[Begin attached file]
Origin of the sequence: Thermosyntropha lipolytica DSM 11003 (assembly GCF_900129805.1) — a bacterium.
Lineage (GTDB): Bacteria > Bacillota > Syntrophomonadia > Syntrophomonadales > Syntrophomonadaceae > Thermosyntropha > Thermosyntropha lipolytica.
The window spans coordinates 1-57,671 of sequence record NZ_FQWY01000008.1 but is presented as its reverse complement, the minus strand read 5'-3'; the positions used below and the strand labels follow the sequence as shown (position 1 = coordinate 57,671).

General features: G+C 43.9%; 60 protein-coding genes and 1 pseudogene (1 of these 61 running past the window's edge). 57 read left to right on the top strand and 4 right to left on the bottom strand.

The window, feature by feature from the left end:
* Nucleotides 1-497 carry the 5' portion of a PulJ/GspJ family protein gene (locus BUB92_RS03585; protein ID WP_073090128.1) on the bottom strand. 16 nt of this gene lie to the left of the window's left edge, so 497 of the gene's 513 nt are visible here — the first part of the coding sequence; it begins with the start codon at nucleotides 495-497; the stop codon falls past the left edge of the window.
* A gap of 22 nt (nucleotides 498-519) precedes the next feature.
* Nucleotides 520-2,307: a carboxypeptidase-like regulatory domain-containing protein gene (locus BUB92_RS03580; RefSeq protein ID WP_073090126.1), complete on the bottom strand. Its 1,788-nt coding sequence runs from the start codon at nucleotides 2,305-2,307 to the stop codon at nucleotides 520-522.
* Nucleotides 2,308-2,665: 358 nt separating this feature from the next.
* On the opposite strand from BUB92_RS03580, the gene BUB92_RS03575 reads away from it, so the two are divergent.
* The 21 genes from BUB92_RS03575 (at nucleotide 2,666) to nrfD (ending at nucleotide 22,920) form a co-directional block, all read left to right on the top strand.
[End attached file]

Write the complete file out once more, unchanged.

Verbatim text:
Origin of the sequence: Thermosyntropha lipolytica DSM 11003 (assembly GCF_900129805.1) — a bacterium.
Lineage (GTDB): Bacteria > Bacillota > Syntrophomonadia > Syntrophomonadales > Syntrophomonadaceae > Thermosyntropha > Thermosyntropha lipolytica.
The window spans coordinates 1-57,671 of sequence record NZ_FQWY01000008.1 but is presented as its reverse complement, the minus strand read 5'-3'; the positions used below and the strand labels follow the sequence as shown (position 1 = coordinate 57,671).

General features: G+C 43.9%; 60 protein-coding genes and 1 pseudogene (1 of these 61 running past the window's edge). 57 read left to right on the top strand and 4 right to left on the bottom strand.

The window, feature by feature from the left end:
* Nucleotides 1-497 carry the 5' portion of a PulJ/GspJ family protein gene (locus BUB92_RS03585; protein ID WP_073090128.1) on the bottom strand. 16 nt of this gene lie to the left of the window's left edge, so 497 of the gene's 513 nt are visible here — the first part of the coding sequence; it begins with the start codon at nucleotides 495-497; the stop codon falls past the left edge of the window.
* A gap of 22 nt (nucleotides 498-519) precedes the next feature.
* Nucleotides 520-2,307: a carboxypeptidase-like regulatory domain-containing protein gene (locus BUB92_RS03580; RefSeq protein ID WP_073090126.1), complete on the bottom strand. Its 1,788-nt coding sequence runs from the start codon at nucleotides 2,305-2,307 to the stop codon at nucleotides 520-522.
* Nucleotides 2,308-2,665: 358 nt separating this feature from the next.
* On the opposite strand from BUB92_RS03580, the gene BUB92_RS03575 reads away from it, so the two are divergent.
* The 21 genes from BUB92_RS03575 (at nucleotide 2,666) to nrfD (ending at nucleotide 22,920) form a co-directional block, all read left to right on the top strand.